By Andrew Rock
In this interview with The Daily Circuit, Ezekiel Emanuel, Professor of Medical Ethics and Health Policy at the University of Pennsylvania, discusses questions and considerations that arise when one asks one of the most important bioethical questions: With a scarcity of organs, how does one decide who receives priority?
The current structures in place for dealing with such dilemmas “vary depending upon the organ that’s being transplanted,” explains Dr. Emanuel. The system used to allocate livers differs from the system that allocates kidneys which differs from the system that allocates hearts, for example. However, the current system in place for livers focuses on who is the most ill.
For livers, a scoring system, called the MELD (Model for End-Stage Liver Disease) Score, is used in the decision-making process. It considers the liver’s ability to perform tasks like clearing toxins and producing proteins as well as how well the kidneys are functioning, as all of these factors taken together determine the severity of one’s liver failure. In addition to the MELD Score, factors such as the patient’s proximity to the nearest hospital are accounted for when determining priority.
Some believe that the “sickest first” principle should not dominate the realm of organ allocation. Though a consensus does not exist, different positions argue for the importance of criteria such as years of potential life, earthly obligations, age, or social standing. Factors like age and social standing are considered most important in places like China where the elderly are held in high esteem.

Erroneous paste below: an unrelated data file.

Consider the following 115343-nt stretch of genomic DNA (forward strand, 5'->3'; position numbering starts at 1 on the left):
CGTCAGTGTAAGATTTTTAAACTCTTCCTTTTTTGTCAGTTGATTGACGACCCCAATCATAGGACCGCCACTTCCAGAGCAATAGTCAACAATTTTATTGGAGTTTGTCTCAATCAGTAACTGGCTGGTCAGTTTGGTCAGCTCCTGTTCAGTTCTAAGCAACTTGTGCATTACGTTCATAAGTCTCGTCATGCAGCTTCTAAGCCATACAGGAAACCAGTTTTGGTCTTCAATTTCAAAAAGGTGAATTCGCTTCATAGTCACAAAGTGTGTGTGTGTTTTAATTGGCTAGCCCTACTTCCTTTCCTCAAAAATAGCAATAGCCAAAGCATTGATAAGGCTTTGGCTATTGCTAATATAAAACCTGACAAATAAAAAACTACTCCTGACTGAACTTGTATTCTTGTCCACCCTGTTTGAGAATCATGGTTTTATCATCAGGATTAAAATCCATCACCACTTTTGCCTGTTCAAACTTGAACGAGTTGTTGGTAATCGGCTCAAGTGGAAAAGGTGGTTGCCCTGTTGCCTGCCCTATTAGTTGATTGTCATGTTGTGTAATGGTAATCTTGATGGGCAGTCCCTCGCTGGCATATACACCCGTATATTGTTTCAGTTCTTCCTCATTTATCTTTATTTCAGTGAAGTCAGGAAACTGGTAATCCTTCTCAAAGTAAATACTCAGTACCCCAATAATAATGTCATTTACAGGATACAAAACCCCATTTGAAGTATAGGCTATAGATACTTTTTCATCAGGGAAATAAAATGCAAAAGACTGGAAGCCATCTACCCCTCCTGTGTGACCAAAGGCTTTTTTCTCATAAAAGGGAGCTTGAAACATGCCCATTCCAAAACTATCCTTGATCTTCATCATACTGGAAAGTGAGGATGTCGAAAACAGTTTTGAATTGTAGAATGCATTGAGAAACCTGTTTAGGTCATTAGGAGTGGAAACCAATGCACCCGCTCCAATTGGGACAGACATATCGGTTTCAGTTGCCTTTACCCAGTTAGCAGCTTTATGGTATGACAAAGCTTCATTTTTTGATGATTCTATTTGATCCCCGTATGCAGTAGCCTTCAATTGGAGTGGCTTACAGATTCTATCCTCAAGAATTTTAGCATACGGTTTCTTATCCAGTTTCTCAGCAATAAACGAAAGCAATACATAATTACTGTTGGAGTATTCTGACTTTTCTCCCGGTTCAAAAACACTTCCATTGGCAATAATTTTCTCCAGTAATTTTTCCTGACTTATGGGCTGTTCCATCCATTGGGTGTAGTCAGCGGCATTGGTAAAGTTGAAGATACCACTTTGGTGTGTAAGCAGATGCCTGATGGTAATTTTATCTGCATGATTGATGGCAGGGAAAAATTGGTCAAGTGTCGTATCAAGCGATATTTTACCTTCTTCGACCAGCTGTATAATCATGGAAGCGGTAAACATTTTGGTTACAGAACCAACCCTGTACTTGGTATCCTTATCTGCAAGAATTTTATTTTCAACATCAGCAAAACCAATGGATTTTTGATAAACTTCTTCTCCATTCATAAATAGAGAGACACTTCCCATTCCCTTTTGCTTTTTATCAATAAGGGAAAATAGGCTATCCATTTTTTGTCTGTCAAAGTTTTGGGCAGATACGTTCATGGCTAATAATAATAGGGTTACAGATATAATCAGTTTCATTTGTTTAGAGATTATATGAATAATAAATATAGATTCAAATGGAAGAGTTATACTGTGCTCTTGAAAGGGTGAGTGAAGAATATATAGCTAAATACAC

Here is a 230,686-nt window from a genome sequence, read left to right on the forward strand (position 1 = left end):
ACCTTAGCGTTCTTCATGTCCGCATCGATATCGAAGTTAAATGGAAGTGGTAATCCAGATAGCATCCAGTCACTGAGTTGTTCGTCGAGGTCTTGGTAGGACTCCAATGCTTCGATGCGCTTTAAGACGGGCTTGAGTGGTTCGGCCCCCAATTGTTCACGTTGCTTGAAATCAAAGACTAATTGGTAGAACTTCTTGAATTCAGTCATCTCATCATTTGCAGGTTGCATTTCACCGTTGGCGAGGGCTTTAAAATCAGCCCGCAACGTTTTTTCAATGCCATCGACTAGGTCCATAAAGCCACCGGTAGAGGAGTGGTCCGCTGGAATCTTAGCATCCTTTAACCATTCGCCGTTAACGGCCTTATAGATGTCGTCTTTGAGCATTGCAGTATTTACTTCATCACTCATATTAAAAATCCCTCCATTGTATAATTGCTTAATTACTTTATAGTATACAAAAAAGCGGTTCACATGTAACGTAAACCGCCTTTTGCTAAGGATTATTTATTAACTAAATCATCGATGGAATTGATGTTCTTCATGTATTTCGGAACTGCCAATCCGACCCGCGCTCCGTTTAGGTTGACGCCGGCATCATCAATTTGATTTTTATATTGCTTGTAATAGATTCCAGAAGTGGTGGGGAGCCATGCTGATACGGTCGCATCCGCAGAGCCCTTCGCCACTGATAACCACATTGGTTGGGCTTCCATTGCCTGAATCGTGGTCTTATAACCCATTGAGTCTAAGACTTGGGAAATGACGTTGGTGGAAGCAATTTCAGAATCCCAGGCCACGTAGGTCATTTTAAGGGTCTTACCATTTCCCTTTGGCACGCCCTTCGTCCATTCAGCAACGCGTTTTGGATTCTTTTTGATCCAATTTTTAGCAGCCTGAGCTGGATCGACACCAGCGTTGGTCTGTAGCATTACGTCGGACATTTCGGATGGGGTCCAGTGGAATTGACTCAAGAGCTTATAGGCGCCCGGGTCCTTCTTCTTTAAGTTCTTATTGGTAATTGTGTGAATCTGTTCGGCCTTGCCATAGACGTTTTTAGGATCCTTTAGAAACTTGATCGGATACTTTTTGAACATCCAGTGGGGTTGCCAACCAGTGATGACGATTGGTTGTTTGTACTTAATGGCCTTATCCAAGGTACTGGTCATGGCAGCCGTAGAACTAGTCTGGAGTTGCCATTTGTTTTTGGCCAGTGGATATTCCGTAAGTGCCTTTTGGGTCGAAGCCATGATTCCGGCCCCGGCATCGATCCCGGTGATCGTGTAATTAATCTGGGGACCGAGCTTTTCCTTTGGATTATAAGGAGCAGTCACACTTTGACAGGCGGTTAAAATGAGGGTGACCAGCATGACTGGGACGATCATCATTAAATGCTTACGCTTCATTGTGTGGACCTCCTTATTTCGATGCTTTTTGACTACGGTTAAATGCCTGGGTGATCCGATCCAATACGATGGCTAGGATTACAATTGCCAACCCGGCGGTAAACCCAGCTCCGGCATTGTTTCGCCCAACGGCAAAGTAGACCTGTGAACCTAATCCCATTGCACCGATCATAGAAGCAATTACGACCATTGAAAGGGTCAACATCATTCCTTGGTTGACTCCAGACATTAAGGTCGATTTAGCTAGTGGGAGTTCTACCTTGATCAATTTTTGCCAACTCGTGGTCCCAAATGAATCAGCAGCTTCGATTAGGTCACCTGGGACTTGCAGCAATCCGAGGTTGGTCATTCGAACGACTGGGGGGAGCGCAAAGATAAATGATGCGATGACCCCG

Though it is not currently considered, occupation has been a factor taken into account in American transplant history.
Criticisms against the “sickest first” principle often invoke an argument from efficiency. In the segment, Dr. Emanuel explains, “if you want to save the most people…saving the sickest first would not be your main criterion.” Under the current system, for example, if a patient’s kidneys and liver are both failing, they would receive higher priority than a patient who had a failing liver but functioning kidneys. However, it is likely that allocating organs to those who are less sick could save more lives.
Occasionally, however, determining factors of allocation choose themselves. For example, in the 60s, when renal dialysis machines were limited, those physically capable of using the machines were given priority over those who lacked that capacity. Problems like this occur often, as not everyone can handle certain treatment, or even organs. Occasionally, people reject donor organs, which causes many health complications. The 5-year survival rate among “young kids” who receive organ donations is about 80%, while the rate for people over 65 is around 63%, according to Dr. Emanuel. For many, this provides evidence in favor of giving preference to children over older patients, as they are more likely to reap long-term benefits.
In order to escape the difficult dilemmas of organ allocation, many economists propose new systems of organ procurement, such as providing money in exchange for organs. This practice is currently illegal in the United States, but it has the potential for success. Dr. Emanuel, however, warns that similar methods of obtaining blood have attracted people with various health risks. Others make the objection that some potential donors will be lost with the removal of an altruistic element.
Listen to the full interview here.